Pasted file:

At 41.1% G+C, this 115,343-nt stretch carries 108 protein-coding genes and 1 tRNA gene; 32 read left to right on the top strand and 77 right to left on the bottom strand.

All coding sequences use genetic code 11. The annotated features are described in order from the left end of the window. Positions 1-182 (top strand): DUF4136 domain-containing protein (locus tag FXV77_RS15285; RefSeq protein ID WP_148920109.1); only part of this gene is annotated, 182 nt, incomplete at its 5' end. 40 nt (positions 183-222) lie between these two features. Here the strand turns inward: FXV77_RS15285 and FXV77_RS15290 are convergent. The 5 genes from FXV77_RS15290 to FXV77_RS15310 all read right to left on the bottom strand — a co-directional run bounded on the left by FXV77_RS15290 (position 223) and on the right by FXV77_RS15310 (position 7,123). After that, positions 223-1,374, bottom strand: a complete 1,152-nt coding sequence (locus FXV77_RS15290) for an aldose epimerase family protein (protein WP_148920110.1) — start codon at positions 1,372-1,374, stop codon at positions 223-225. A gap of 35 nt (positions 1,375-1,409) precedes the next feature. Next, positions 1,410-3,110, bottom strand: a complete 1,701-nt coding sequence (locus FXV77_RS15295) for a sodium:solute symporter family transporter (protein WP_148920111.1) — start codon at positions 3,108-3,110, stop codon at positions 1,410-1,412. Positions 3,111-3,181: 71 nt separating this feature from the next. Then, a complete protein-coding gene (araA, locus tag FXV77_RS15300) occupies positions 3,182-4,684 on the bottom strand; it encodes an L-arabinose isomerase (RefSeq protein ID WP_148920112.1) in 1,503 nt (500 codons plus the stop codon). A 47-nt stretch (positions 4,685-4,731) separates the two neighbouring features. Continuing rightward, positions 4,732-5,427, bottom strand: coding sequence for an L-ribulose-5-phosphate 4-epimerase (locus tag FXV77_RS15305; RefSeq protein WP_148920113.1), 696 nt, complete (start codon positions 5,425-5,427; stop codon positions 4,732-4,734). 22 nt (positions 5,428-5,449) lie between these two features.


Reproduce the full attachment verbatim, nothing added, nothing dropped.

At 41.1% G+C, this 115,343-nt stretch carries 108 protein-coding genes and 1 tRNA gene; 32 read left to right on the top strand and 77 right to left on the bottom strand.

All coding sequences use genetic code 11. The annotated features are described in order from the left end of the window. Positions 1-182 (top strand): DUF4136 domain-containing protein (locus tag FXV77_RS15285; RefSeq protein ID WP_148920109.1); only part of this gene is annotated, 182 nt, incomplete at its 5' end. 40 nt (positions 183-222) lie between these two features. Here the strand turns inward: FXV77_RS15285 and FXV77_RS15290 are convergent. The 5 genes from FXV77_RS15290 to FXV77_RS15310 all read right to left on the bottom strand — a co-directional run bounded on the left by FXV77_RS15290 (position 223) and on the right by FXV77_RS15310 (position 7,123). After that, positions 223-1,374, bottom strand: a complete 1,152-nt coding sequence (locus FXV77_RS15290) for an aldose epimerase family protein (protein WP_148920110.1) — start codon at positions 1,372-1,374, stop codon at positions 223-225. A gap of 35 nt (positions 1,375-1,409) precedes the next feature. Next, positions 1,410-3,110, bottom strand: a complete 1,701-nt coding sequence (locus FXV77_RS15295) for a sodium:solute symporter family transporter (protein WP_148920111.1) — start codon at positions 3,108-3,110, stop codon at positions 1,410-1,412. Positions 3,111-3,181: 71 nt separating this feature from the next. Then, a complete protein-coding gene (araA, locus tag FXV77_RS15300) occupies positions 3,182-4,684 on the bottom strand; it encodes an L-arabinose isomerase (RefSeq protein ID WP_148920112.1) in 1,503 nt (500 codons plus the stop codon). A 47-nt stretch (positions 4,685-4,731) separates the two neighbouring features. Continuing rightward, positions 4,732-5,427, bottom strand: coding sequence for an L-ribulose-5-phosphate 4-epimerase (locus tag FXV77_RS15305; RefSeq protein WP_148920113.1), 696 nt, complete (start codon positions 5,425-5,427; stop codon positions 4,732-4,734). 22 nt (positions 5,428-5,449) lie between these two features.